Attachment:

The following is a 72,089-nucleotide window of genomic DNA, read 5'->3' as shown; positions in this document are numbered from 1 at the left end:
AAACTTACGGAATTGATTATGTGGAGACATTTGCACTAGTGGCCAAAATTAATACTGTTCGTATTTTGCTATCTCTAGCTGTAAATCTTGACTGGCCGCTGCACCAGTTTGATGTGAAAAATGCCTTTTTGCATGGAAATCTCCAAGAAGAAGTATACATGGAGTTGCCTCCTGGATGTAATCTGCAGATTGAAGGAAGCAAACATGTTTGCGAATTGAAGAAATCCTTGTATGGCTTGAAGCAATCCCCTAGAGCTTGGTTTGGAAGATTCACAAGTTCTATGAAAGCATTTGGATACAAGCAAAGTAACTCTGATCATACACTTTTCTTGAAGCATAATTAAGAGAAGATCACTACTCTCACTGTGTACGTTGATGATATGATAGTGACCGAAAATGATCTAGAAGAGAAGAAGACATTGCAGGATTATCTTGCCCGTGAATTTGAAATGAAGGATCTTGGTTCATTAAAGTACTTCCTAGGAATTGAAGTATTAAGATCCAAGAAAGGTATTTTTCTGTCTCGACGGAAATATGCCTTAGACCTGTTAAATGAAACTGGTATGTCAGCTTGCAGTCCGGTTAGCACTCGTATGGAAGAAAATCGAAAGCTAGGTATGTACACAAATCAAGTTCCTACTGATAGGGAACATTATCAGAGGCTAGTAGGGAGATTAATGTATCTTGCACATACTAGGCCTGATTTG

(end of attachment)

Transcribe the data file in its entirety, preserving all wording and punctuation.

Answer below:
The following is a 72,089-nucleotide window of genomic DNA, read 5'->3' as shown; positions in this document are numbered from 1 at the left end:
AAACTTACGGAATTGATTATGTGGAGACATTTGCACTAGTGGCCAAAATTAATACTGTTCGTATTTTGCTATCTCTAGCTGTAAATCTTGACTGGCCGCTGCACCAGTTTGATGTGAAAAATGCCTTTTTGCATGGAAATCTCCAAGAAGAAGTATACATGGAGTTGCCTCCTGGATGTAATCTGCAGATTGAAGGAAGCAAACATGTTTGCGAATTGAAGAAATCCTTGTATGGCTTGAAGCAATCCCCTAGAGCTTGGTTTGGAAGATTCACAAGTTCTATGAAAGCATTTGGATACAAGCAAAGTAACTCTGATCATACACTTTTCTTGAAGCATAATTAAGAGAAGATCACTACTCTCACTGTGTACGTTGATGATATGATAGTGACCGAAAATGATCTAGAAGAGAAGAAGACATTGCAGGATTATCTTGCCCGTGAATTTGAAATGAAGGATCTTGGTTCATTAAAGTACTTCCTAGGAATTGAAGTATTAAGATCCAAGAAAGGTATTTTTCTGTCTCGACGGAAATATGCCTTAGACCTGTTAAATGAAACTGGTATGTCAGCTTGCAGTCCGGTTAGCACTCGTATGGAAGAAAATCGAAAGCTAGGTATGTACACAAATCAAGTTCCTACTGATAGGGAACATTATCAGAGGCTAGTAGGGAGATTAATGTATCTTGCACATACTAGGCCTGATTTG